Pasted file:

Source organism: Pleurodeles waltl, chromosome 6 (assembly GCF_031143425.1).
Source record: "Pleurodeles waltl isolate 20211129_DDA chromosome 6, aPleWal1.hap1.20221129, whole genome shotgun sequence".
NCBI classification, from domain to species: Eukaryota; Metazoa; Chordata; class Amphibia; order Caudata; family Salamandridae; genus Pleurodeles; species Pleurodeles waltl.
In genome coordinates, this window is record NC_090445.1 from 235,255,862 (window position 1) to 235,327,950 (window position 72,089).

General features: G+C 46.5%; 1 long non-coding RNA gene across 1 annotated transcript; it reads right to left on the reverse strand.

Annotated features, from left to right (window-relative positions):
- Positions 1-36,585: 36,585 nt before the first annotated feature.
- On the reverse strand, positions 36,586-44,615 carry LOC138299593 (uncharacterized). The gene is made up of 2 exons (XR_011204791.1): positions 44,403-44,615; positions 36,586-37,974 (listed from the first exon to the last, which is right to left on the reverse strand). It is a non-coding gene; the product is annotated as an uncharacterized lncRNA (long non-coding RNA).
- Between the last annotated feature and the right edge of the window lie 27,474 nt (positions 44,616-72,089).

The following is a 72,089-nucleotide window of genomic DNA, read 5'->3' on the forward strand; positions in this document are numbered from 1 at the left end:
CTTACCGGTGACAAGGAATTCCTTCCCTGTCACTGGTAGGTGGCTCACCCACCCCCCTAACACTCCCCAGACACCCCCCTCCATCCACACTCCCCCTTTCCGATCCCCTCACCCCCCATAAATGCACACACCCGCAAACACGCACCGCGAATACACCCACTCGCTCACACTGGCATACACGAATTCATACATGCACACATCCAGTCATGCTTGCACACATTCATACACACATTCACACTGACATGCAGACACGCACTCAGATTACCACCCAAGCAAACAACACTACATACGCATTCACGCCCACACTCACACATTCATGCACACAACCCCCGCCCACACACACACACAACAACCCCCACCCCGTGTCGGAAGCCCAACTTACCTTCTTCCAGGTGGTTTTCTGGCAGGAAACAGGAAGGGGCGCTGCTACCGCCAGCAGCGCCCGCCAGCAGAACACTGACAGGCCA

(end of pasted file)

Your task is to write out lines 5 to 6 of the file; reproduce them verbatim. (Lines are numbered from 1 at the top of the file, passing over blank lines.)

General features: G+C 46.5%; 1 long non-coding RNA gene across 1 annotated transcript; it reads right to left on the reverse strand.

Annotated features, from left to right (window-relative positions):